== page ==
Clinical characteristics: Fabry disease is the most common of the lysosomal storage disorders and results from deficient activity of the enzyme alpha-galactosidase A (α-Gal A), leading to progressive lysosomal deposition of globotriaosylceramide and its derivatives in cells throughout the body. The classic form, occurring in males with less than 1% α-Gal A enzyme activity, usually has its onset in childhood or adolescence with periodic crises of severe pain in the extremities (acroparesthesia), the appearance of vascular cutaneous lesions (angiokeratomas), sweating abnormalities (anhidrosis, hypohidrosis, and rarely hyperhidrosis), characteristic corneal and lenticular opacities, and proteinuria. Gradual deterioration of renal function to end-stage renal disease (ESRD) usually occurs in men in the third to fifth decade. In middle age, most males successfully treated for ESRD develop cardiac and/or cerebrovascular disease, a major cause of morbidity and mortality. Heterozygous females typically have milder symptoms at a later age of onset than males. Rarely, females may be relatively asymptomatic throughout a normal life span or may have symptoms as severe as those observed in males with the classic phenotype.
In contrast, late-onset forms occur in males with greater than 1% α-Gal A activity. Clinical manifestations include cardiac disease, which usually presents in the sixth to eighth decade with left ventricular hypertrophy, cardiomyopathy, arrhythmia, and proteinuria; renal failure, associated with ESRD but without the skin lesions or pain; or cerebrovascular disease presenting as stroke or transient ischemic attack.
Diagnosis/testing: Identification of deficient α-Gal A enzyme activity in plasma, isolated leukocytes, and/or cultured cells is the most efficient and reliable method of diagnosing Fabry disease in males. Identification of a hemizygous GLA pathogenic variant by molecular genetic testing confirms the diagnosis in a male proband. Identification of a heterozygous GLA pathogenic variant by molecular genetic testing establishes the diagnosis in a heterozygous female.
Management: Treatment of manifestations: Diphenylhydantoin, carbamazepine, or gabapentin to reduce pain (acroparesthesia); aspirin, lipid-lowering agents, and blood pressure control for cardiac ischemia; aspirin and/or other antiplatelet agents may be recommended for stroke prophylaxis; ACE inhibitors or angiotensin receptor blockers to reduce proteinuria; chronic hemodialysis and/or renal transplantation for ESRD; rehabilitation and hearing aids for auditory and vestibular symptoms; management of psychiatric manifestations per psychologist.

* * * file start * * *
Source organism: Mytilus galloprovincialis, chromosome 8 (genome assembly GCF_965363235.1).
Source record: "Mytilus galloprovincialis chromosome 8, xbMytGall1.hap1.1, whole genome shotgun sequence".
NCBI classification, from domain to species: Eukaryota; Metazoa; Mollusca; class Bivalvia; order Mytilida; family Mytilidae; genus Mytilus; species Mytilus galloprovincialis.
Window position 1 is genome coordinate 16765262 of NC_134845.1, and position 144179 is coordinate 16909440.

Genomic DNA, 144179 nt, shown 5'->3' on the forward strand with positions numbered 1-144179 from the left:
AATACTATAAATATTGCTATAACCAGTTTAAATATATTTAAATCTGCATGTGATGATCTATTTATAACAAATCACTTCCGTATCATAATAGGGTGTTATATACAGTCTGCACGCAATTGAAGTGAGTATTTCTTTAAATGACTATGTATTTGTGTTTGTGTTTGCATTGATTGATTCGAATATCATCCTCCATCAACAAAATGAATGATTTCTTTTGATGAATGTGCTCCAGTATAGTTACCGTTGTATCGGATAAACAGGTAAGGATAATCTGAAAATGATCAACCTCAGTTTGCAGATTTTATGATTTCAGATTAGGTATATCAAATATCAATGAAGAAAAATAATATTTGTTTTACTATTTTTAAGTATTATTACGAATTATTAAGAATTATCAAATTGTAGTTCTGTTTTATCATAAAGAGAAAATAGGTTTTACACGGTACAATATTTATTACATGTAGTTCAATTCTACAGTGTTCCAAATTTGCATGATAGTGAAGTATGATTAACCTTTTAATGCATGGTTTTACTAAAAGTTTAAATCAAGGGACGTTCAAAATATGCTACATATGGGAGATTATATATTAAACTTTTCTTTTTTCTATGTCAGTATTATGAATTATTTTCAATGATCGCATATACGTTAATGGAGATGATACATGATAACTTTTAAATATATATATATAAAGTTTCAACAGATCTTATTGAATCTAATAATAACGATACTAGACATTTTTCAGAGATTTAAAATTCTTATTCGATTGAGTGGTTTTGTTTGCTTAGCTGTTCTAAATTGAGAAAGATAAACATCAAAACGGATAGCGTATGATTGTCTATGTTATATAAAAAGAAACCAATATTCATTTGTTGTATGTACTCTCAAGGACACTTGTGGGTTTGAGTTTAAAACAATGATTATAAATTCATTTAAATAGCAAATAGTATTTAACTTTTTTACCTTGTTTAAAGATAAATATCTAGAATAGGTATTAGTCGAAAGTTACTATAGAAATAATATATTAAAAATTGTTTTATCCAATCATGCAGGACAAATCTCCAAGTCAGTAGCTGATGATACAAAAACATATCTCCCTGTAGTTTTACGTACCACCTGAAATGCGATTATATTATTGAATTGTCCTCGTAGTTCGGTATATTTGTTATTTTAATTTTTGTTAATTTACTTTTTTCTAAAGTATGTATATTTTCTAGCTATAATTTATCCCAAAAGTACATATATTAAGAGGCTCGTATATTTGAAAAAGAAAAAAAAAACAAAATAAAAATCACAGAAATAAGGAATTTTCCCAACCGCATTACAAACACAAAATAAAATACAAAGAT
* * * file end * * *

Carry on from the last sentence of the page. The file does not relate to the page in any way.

Prevention of primary complications – targeted therapies: Enzyme replacement therapy (ERT) with or without chaperone therapy (e.g., migalastat) to prevent and/or delay the progression of renal, cardiac, and cerebrovascular manifestations. Experts recommend that ERT be initiated as early as possible in all males with Fabry disease (including children and those with ESRD undergoing dialysis and renal transplantation) and in females with clinical disease manifestations, as all are at high risk for renal, cardiac, and cerebrovascular complications.
Surveillance: Annual assessment for angiokeratomas, acroparesthesia, sweating abnormalities, and gastrointestinal, pulmonary, and vascular manifestations; annual cardiology assessment with EKG and echocardiogram as recommended by cardiologist from age 18 years in males, biannual cardiology assessments in females from age 18 years; annual neurologic assessment with brain MRI\MRA every two to three years beginning at age 18 years; assessment of renal function including blood urea nitrogen, creatinine, and urinalysis annually or more frequently as needed; annual audiology evaluations in males beginning at age 18 years and biannually in females; psychological assessment beginning at age 18 years annually or more frequently as needed.
Agents/circumstances to avoid: Smoking. Amiodarone may or may not have detrimental effects in individuals with Fabry disease; evidence is insufficient.
Evaluation of relatives at risk: Early identification of affected male and female relatives by molecular genetic testing (if the GLA pathogenic variant in the family is known) or, in males only, measurement of α-Gal A enzyme activity (if the GLA pathogenic variant in the family is not known) in order to initiate appropriate management as early as possible in affected individuals.
Genetic counseling: Fabry disease is inherited in an X-linked manner: hemizygous males are affected; heterozygous females may be as severely affected as males or asymptomatic throughout a normal life span. In a family with more than one affected individual, the mother of an affected male is an obligate heterozygote. If a male is the only affected family member, his mother is likely heterozygous for the GLA pathogenic variant; rarely, a single affected male in a family may have a de novo pathogenic variant. A heterozygous female has a 50% chance of transmitting the GLA pathogenic variant in each pregnancy. An affected male transmits the pathogenic variant to all his daughters and none of his sons. Once the GLA pathogenic variant has been identified in an affected family member, molecular genetic testing for at-risk relatives, prenatal testing for a pregnancy at increased risk, and preimplantation genetic testing are possible.
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